Andrew AlbaneseIn a famous case, Sherlock Holmes seemed to meet his demise. Yet the character survives, and for a detective 126 years old, he manages rather well to this day in part because of an apparent quirk in copyright law. One scholar, though, wants to put an end to Holmes as a money-maker for the Conan Doyle Estate. Earlier this week, Publishers Weekly reported on suit filed by author and scholar Leslie Klinger that asks a federal court to declare that Holmes, Watson, and others of Sir Arthur Conan Doyle’s characters lie firmly in the public domain.

“Copyright has indeed expired on most of the Sherlock Holmes stories—there are more than 50 such stories now in the public domain. But about 10 stories remain under copyright for about another decade,” Andrew Albanese, PW senior writer, explains to CCC’s Chris Kenneally. “The problem, Klinger says, is that the Conan Doyle estate is strong-arming authors and publishers into license deals unnecessarily.”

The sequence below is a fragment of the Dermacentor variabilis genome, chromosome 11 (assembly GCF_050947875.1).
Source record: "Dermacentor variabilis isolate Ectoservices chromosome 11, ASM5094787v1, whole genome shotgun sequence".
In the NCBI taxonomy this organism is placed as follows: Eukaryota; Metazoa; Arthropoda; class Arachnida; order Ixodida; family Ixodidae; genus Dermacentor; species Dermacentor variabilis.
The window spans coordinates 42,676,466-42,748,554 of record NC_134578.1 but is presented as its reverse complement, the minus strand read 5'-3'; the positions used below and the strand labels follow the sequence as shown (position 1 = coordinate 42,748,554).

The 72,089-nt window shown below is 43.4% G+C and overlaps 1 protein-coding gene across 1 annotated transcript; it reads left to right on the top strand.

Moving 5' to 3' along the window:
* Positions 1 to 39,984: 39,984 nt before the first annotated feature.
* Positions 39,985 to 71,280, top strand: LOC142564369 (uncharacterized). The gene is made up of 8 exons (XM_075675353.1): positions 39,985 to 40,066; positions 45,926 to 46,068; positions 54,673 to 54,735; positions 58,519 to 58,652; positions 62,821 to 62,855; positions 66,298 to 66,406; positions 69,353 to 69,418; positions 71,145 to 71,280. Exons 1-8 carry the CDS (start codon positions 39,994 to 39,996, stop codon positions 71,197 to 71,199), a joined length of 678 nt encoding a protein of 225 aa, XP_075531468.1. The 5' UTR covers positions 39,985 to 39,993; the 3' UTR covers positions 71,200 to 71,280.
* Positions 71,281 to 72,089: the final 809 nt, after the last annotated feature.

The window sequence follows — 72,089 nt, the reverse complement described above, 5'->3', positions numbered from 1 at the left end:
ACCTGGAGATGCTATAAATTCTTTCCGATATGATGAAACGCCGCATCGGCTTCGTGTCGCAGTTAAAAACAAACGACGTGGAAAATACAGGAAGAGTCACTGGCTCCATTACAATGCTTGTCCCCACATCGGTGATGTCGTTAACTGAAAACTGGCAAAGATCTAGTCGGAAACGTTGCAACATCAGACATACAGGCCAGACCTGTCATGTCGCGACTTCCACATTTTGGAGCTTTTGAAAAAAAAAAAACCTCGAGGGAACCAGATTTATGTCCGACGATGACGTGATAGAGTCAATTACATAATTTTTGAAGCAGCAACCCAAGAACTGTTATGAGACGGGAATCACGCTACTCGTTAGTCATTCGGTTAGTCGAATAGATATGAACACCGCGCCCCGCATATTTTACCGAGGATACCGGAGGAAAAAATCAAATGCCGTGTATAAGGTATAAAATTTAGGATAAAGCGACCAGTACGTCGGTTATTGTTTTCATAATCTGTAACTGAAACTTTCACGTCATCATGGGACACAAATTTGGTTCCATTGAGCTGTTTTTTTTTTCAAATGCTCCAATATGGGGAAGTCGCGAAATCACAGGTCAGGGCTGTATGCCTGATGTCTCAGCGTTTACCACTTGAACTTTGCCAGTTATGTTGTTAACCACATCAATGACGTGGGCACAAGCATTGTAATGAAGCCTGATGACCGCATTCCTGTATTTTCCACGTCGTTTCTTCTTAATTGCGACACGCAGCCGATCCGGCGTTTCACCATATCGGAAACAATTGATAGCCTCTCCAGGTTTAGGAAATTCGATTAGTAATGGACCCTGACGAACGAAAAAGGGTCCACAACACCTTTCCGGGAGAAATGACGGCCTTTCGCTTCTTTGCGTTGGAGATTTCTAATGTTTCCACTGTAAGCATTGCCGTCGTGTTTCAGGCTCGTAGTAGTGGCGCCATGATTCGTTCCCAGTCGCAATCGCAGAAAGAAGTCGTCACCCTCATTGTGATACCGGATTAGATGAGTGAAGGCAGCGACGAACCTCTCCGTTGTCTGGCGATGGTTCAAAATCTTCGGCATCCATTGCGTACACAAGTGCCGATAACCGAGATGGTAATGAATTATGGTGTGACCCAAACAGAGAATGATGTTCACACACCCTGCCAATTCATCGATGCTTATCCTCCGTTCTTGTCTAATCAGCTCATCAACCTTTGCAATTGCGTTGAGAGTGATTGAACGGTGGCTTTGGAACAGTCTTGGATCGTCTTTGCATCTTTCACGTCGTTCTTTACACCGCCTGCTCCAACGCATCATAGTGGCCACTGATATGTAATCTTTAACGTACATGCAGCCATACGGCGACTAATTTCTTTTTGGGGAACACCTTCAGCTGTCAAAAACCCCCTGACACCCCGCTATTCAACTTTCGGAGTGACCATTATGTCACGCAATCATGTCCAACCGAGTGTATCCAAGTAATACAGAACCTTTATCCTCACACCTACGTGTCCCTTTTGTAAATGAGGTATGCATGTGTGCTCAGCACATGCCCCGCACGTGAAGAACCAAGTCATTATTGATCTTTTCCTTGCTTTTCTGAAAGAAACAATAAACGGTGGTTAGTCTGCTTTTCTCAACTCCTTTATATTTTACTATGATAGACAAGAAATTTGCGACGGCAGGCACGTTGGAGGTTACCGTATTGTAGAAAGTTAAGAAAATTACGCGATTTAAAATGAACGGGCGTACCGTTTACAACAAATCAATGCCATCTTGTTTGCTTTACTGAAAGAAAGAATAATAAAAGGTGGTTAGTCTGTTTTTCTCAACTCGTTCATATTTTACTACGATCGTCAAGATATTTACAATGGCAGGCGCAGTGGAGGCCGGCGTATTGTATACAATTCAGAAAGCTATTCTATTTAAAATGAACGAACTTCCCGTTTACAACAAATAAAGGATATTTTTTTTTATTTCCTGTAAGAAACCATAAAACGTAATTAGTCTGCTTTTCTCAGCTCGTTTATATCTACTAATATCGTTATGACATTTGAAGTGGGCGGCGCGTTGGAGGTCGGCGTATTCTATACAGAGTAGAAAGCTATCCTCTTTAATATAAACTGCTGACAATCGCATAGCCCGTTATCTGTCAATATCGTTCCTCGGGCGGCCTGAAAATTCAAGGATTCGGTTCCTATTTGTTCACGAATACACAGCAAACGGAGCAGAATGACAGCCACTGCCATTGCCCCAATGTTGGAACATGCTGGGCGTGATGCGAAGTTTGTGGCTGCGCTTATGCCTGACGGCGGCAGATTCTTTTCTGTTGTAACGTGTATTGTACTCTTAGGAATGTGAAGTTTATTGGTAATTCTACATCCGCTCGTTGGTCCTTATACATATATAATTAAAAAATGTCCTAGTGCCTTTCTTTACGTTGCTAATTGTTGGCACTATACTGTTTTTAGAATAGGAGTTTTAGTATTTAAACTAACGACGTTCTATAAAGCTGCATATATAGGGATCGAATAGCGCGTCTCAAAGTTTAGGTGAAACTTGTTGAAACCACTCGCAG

Every Friday, CCC’s “Beyond the Book” speaks with the editors and reporters of “Publishers Weekly” for an early look at the news that publishers, editors, authors, agents and librarians will be talking about when they return to work on Monday.

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